A few weeks ago, Mark Higgins, from EUMETSAT, posted this wonderful video of satellite imagery of planet earth for the whole of the year 2013. The video superimposes the aggregated satellite data from multiple satellites on the top of NASA’s ‘Blue Marble Next Generation’ ground maps, to give a consistent picture of large scale weather patterns (Original video here – be sure to listen to Mark’s commentary):

When I saw the video, it reminded me of something. Here’s the output from the CAM3, the atmospheric component of the global climate model CESM, run at very high resolution (Original video here):

I¬†find it fascinating to play these two videos at the same time, and observe how the model captures the large scale weather patterns of the planet. The comparison isn’t perfect, because the satellite data measures the cloud temperature (the colder the clouds, the whiter they are shown), while the climate model output shows total water vapour & rain (i.e. warmer¬†clouds are a lot more visible, and precipitation is shown in orange). This means the tropical regions look much drier in the satellite imagery than they do in the model output.

But even so, there are some remarkable similarities. For example, both videos clearly show the westerlies, the winds that flow from west to east at the top and bottom of the map (e.g. pushing rain across the North Atlantic to the UK), and they both show the trade winds, which flow from east to west, closer to the equator. Both videos also show how cyclones form in the regions between these wind patterns. For example, in both videos, you can see the typhoon season ramp up in the Western Pacific in August and September – the model has two hitting Japan in August, and the satellite data shows several hitting China in September. The curved tracks of these storms are similar in both models. If you look closely, you can also see the daily cycle of evaporation and rain over South America and Central Africa in both videos – watch how these regions appear to pulse each day.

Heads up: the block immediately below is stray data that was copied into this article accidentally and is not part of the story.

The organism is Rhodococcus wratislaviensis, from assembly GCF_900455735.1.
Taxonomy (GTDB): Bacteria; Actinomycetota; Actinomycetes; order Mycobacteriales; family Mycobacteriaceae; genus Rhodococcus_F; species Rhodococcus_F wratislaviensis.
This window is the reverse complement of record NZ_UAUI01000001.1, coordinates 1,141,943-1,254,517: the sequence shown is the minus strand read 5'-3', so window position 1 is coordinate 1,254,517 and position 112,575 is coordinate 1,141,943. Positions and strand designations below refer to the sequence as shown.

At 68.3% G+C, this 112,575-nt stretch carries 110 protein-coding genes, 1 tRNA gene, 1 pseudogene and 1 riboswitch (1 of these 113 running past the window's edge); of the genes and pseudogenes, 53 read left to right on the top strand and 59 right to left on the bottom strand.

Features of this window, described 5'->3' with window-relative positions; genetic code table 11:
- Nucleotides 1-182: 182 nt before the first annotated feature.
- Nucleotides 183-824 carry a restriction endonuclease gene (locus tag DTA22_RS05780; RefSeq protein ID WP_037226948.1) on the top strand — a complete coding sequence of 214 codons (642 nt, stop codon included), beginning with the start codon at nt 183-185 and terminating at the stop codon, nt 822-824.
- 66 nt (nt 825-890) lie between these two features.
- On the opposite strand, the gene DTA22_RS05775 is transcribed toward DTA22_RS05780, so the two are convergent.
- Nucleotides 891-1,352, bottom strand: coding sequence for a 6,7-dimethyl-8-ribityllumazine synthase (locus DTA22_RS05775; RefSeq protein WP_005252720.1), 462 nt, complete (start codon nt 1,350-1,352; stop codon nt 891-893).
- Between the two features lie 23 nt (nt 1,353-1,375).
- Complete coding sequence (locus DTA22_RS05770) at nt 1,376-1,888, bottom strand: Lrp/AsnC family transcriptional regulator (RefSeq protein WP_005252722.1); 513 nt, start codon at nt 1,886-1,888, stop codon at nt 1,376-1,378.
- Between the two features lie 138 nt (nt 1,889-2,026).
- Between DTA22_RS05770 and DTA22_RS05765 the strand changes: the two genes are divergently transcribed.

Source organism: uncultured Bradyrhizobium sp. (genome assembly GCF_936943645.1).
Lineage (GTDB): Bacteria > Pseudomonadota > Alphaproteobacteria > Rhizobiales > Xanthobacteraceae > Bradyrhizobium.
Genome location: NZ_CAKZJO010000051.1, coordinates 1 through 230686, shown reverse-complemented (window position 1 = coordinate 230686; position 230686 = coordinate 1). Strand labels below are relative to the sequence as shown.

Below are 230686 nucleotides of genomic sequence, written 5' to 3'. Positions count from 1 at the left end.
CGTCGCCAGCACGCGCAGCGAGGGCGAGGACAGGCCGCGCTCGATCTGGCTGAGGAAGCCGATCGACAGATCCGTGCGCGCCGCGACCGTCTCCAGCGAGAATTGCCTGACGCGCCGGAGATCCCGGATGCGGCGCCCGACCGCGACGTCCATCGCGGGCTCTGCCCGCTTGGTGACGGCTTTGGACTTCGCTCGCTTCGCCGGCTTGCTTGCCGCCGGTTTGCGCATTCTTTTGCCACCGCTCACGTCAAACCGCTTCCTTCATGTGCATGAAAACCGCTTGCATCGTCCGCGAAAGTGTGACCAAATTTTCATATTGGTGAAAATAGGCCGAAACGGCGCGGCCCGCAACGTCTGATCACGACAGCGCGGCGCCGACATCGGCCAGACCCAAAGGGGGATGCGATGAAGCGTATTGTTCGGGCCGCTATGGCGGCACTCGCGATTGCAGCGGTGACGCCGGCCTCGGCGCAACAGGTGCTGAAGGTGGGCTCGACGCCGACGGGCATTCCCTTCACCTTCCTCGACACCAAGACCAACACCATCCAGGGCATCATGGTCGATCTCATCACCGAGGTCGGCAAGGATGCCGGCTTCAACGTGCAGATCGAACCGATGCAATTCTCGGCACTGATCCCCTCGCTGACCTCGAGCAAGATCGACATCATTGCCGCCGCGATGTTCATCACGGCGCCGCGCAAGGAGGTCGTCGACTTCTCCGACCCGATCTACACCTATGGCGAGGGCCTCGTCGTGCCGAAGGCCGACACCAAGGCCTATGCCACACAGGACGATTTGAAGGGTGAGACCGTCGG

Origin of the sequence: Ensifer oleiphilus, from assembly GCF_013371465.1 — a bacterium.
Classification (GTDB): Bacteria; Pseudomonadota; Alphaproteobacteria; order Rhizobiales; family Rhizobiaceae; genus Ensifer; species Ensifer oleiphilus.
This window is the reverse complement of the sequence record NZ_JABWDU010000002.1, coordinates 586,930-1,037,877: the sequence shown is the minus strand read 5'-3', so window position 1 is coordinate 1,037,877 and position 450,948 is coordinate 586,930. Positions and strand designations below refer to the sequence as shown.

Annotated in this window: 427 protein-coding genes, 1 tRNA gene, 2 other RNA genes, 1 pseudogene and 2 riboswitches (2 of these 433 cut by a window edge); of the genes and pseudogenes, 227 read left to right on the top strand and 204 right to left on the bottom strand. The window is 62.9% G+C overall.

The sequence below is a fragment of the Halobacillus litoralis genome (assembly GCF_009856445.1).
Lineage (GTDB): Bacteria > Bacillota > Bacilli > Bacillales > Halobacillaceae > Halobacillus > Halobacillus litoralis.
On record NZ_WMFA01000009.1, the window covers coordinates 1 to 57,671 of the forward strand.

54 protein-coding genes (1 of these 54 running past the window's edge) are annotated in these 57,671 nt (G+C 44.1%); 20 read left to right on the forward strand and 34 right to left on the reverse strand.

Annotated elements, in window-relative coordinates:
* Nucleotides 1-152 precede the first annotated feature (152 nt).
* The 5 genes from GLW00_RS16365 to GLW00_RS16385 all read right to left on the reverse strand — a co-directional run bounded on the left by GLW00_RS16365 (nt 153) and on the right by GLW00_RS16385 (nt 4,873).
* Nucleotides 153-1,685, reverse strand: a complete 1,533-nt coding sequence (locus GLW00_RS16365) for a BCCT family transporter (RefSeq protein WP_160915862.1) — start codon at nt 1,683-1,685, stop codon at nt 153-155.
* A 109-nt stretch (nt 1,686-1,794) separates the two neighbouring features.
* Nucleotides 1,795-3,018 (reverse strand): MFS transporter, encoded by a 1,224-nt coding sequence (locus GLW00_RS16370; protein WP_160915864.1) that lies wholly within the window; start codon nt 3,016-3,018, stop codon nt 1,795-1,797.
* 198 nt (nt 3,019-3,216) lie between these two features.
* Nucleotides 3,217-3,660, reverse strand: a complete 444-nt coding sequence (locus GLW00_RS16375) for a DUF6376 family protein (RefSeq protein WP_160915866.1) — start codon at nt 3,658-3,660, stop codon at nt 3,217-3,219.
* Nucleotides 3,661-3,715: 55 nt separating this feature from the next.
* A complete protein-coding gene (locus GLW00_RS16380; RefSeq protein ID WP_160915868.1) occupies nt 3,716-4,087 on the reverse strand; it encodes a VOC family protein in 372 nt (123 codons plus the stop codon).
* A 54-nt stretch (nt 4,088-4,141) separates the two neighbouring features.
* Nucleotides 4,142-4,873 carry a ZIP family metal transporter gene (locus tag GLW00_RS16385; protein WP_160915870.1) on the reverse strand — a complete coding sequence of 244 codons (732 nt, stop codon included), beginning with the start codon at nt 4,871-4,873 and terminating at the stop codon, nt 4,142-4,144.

I find these similarities remarkable, because none of these patterns are coded into the climate model – they all emerge as a consequence of getting the basic thermodynamic properties of the atmosphere right. Remember also that a climate model is not intended to forecast the particular weather of any given year (that would be impossible, due to chaos theory). However, the model simulates a “typical” year on planet earth. So the specifics of where and when each storm forms do not correspond to anything that actually happened in any given year. But when the model gets the overall patterns about right, that’s a pretty impressive achievement.


  1. On occasion when someone is trashing climate models, Eli points out that they were originally called Global Circulation Models and one of the things that gave them credence was that they got the circulation right. As you point out, this is amazing.

  2. This is fascinating. A close look finds the north Atlantic a little quiet in the model. A guess from this unqualified member of the peanut gallery is that the complexity of interactions with land are greater there..

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  4. Susan: That’s an interesting observation, and is exactly the kind of question the modellers spend their time exploring. A modeller would start from an observation that the model seems a little off in some region and explore what’s going on. First, it might be an artefact of the comparison (remember the two videos aren’t showing exactly the same measurements, so there might be more going on there in the model than it looks). Also, remember that the map projection distorts the land surface as you get closer to the arctic regions, which will exaggerate motion in regions like the N. Atlantic. So we’d better check that the apparent difference isn’t because of such reasons. Once we’ve eliminated those, we ought to check how the model run was set up. I haven’t checked, but this run probably used the conditions as they were either in the pre-industrial era, or the mid-20th Century – it’s certainly not a run that simulates the climate changed conditions we find ourselves in today. So that might lead me to wonder if this is a result of climate change. I’d then do the run again, this time with 21st century conditions (more greenhouse gases, for example), and see if the difference disappears. I’d also go back to older satellite data and see if the difference appears in data from say 30 years ago. After all that, if I’m still convinced the model is not capturing something that appears in the real data, I’ll form a hypothesis for why not, and try modifying the model to test this hypothesis. It’s through this kind of process that the models gradually evolve to be better and better.

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  6. Steve, thanks for posting this. I use that CCSM video all the time in lectures.
    Is there a place where one can download Mark Higgins’s video?

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